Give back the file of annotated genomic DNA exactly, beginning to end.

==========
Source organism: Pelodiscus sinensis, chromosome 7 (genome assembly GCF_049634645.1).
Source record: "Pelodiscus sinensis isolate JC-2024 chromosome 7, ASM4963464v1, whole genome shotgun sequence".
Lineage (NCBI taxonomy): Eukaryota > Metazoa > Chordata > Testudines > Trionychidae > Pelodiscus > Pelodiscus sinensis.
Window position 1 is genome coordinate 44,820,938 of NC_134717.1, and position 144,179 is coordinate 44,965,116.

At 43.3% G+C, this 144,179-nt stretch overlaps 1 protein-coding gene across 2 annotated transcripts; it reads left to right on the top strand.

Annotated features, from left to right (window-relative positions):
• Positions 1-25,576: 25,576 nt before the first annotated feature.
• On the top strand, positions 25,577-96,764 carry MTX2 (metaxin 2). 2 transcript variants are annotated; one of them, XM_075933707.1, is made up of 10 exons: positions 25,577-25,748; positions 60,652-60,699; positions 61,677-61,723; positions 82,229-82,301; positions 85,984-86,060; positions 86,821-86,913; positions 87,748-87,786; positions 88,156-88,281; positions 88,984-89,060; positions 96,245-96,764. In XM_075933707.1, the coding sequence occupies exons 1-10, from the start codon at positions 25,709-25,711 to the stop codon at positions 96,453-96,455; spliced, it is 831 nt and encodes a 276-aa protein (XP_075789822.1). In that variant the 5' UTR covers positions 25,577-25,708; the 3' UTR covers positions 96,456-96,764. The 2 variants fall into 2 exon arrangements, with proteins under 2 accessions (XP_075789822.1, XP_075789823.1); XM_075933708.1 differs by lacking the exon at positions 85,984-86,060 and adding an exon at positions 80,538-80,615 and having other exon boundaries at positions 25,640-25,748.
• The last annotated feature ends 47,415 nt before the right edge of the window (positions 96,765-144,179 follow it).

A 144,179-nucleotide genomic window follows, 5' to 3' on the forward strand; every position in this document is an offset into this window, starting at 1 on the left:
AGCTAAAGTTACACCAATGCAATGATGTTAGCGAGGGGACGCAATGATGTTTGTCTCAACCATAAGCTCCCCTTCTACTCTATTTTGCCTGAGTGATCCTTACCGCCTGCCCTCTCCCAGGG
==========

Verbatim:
Source organism: Pelodiscus sinensis, chromosome 7 (genome assembly GCF_049634645.1).
Source record: "Pelodiscus sinensis isolate JC-2024 chromosome 7, ASM4963464v1, whole genome shotgun sequence".
Lineage (NCBI taxonomy): Eukaryota > Metazoa > Chordata > Testudines > Trionychidae > Pelodiscus > Pelodiscus sinensis.
Window position 1 is genome coordinate 44,820,938 of NC_134717.1, and position 144,179 is coordinate 44,965,116.

At 43.3% G+C, this 144,179-nt stretch overlaps 1 protein-coding gene across 2 annotated transcripts; it reads left to right on the top strand.

Annotated features, from left to right (window-relative positions):
• Positions 1-25,576: 25,576 nt before the first annotated feature.
• On the top strand, positions 25,577-96,764 carry MTX2 (metaxin 2). 2 transcript variants are annotated; one of them, XM_075933707.1, is made up of 10 exons: positions 25,577-25,748; positions 60,652-60,699; positions 61,677-61,723; positions 82,229-82,301; positions 85,984-86,060; positions 86,821-86,913; positions 87,748-87,786; positions 88,156-88,281; positions 88,984-89,060; positions 96,245-96,764. In XM_075933707.1, the coding sequence occupies exons 1-10, from the start codon at positions 25,709-25,711 to the stop codon at positions 96,453-96,455; spliced, it is 831 nt and encodes a 276-aa protein (XP_075789822.1). In that variant the 5' UTR covers positions 25,577-25,708; the 3' UTR covers positions 96,456-96,764. The 2 variants fall into 2 exon arrangements, with proteins under 2 accessions (XP_075789822.1, XP_075789823.1); XM_075933708.1 differs by lacking the exon at positions 85,984-86,060 and adding an exon at positions 80,538-80,615 and having other exon boundaries at positions 25,640-25,748.
• The last annotated feature ends 47,415 nt before the right edge of the window (positions 96,765-144,179 follow it).

A 144,179-nucleotide genomic window follows, 5' to 3' on the forward strand; every position in this document is an offset into this window, starting at 1 on the left:
AGCTAAAGTTACACCAATGCAATGATGTTAGCGAGGGGACGCAATGATGTTTGTCTCAACCATAAGCTCCCCTTCTACTCTATTTTGCCTGAGTGATCCTTACCGCCTGCCCTCTCCCAGGG